Marketers take lead as News cuts senior editors

Jun 03, 2024 at 03:21 pm by admin

Metro and regional tabloids have been combined under a new marketing-focussed chief as part of a News Corp Australia restructuring set to save the publisher $65 million.

Former Suncorp chief marketing officer Mark Reinke (pictured) – who joined News five years ago as managing director of consumer – is the man credited with pushing subscriptions over the million line, thanks to AI, tech stacks, content bundling, UX and a paying younger set.

The leadership decision is a far cry from the days when metro editors claimed a direct line to Rupert Murdoch – much to Kim Williams’ undoing – and was disclosed to key staff while the power trio of sole chairman Lachlan Murdoch, News UK boss Rebekah Brooks and global chief Robert Thomson were in town.

It may also indicate a new way of doing business.

When Rupert was calling the shots – not that he isn’t still, notwithstanding his new marriage to retired molecular biologist Elena Zhukova, his fifth bride – print was a strong focus, with the publisher not frightened of using its massive page power to drive political direction.

Reinke’s focus at News has been somewhat different, and has included puzzle, mindfulness and wagering sites, and strong support for its globally-successful crime podcasts, of which a new series was launched this week. He’s also backed “younger readers’ Australian” The Oz.

The new view is also apparent in other appointments and changes: Client product lead Pippa Leary takes charge of News’ free news and lifestyle mastheads, where Sunday Telegraph editor Mick Carroll becomes the division’s editor-in-chief, and two former tabloid editors, John McGourty and Peter Blunden are headed for the door. Leary (pictured right with national sales director Lou Barrett) was a major player during the recent D-Coded marketing event, when News announced new audience intelligence capabilities, using AI tech and advanced data collaboration.

McGourty was group director of News’ editorial innovation centre, while Blunden is a former managing director of Victorian publishing division the Herald and Weekly Times, and currently national executive editor. He will take on a “part-time advisory” position.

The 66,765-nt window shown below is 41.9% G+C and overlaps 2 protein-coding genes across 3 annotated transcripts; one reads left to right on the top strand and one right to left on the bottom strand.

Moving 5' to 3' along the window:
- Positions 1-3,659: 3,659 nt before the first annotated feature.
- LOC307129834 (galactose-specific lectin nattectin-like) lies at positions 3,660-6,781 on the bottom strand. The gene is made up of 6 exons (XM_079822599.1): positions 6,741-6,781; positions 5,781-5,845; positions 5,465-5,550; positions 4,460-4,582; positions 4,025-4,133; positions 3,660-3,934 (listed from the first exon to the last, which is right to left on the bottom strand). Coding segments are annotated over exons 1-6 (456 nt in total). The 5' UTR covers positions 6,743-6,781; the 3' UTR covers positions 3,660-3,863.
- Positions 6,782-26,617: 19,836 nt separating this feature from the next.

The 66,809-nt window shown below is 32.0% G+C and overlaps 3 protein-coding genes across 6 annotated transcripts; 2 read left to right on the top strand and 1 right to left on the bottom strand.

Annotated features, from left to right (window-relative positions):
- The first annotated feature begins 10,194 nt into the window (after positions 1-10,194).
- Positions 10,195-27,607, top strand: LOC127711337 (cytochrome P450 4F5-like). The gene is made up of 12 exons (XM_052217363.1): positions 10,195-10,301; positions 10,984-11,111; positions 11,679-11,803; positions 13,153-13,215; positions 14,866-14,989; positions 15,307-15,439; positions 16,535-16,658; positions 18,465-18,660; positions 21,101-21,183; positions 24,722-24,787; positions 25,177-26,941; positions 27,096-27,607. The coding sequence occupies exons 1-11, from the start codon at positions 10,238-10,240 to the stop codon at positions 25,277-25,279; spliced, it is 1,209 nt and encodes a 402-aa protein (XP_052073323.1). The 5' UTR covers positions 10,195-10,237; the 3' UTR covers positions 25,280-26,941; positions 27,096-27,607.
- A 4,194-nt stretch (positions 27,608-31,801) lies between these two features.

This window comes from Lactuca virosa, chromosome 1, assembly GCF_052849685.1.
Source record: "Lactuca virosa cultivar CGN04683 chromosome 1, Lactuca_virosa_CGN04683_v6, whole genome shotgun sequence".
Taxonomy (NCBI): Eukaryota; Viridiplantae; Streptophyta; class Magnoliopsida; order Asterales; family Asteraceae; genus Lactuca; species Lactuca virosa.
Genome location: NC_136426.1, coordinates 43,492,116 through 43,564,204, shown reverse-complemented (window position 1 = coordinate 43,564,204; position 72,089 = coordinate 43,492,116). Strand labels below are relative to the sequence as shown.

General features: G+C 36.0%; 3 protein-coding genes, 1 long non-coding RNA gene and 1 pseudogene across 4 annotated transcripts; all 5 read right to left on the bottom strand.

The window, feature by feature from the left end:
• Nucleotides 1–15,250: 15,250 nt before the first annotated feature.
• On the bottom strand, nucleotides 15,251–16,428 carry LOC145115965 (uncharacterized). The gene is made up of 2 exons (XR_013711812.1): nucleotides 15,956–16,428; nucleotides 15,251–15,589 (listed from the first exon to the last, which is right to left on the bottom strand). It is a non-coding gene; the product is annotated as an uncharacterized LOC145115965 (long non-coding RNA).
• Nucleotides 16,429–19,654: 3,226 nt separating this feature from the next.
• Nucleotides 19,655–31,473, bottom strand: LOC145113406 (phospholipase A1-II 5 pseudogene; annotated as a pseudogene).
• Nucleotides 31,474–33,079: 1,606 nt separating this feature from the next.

Also on the way out is Lisa Muxworthy, editor-in-chief of the free site and credited with driving it to become the most read news site in Australia.

Masthead editors-in-chief and editors – including Ben English (Sydney), Queensland editor Chris Jones (Queensland) and Sam Weir (Victoria) get wider responsibilities across the portfolio.

A total approaching 100 redundancies are expected, as News restructures business into three divisions, removing the roles of several senior editorial executives and centralising power along national lines.

In an email to staff, executive chairman Australasia Michael Miller thanked “colleagues for their contribution and professionalism” and pledged to minimise impacts “as much as possible”, treating them “with the utmost of respect.

“As we are now living at a time when the way news and information is created and consumed is changing faster than it has ever changed, we too must continue to evolve.”

National daily The Australian – currently celebrating its sixtieth anniversary – becomes part of a prestige mastheads division, which also includes its upmarket newspaper-inserted magazine Wish (from which David Meagher left last year), the local edition of Vogue, and The List. The division will be headed by Nicholas Gray, with Australian editor-in-chief Michelle Gunn taking editorial responsibility.

Not, apparently, impacted by the restructuring are two companies of which News is majority – but not outright – owner, online real estate company REA Group (public company), and Foxtel (which it owns with Telstra).

Simultaneously with the changes, News has announced new video content, starting in Sydney with a platform called DTTV for Daily Telegraph subscribers. Its breaking news, analysis, information and entertainment content will include a daily 5@5 Bulletin, offering five stories in five minutes at 5pm and hosted by journalist and former 2GB producer James Willis.

Editor Ben English is calling it “the single-biggest change to how his newsroom delivers all the stories that matter”.

Peter Coleman

Sections: Digital business


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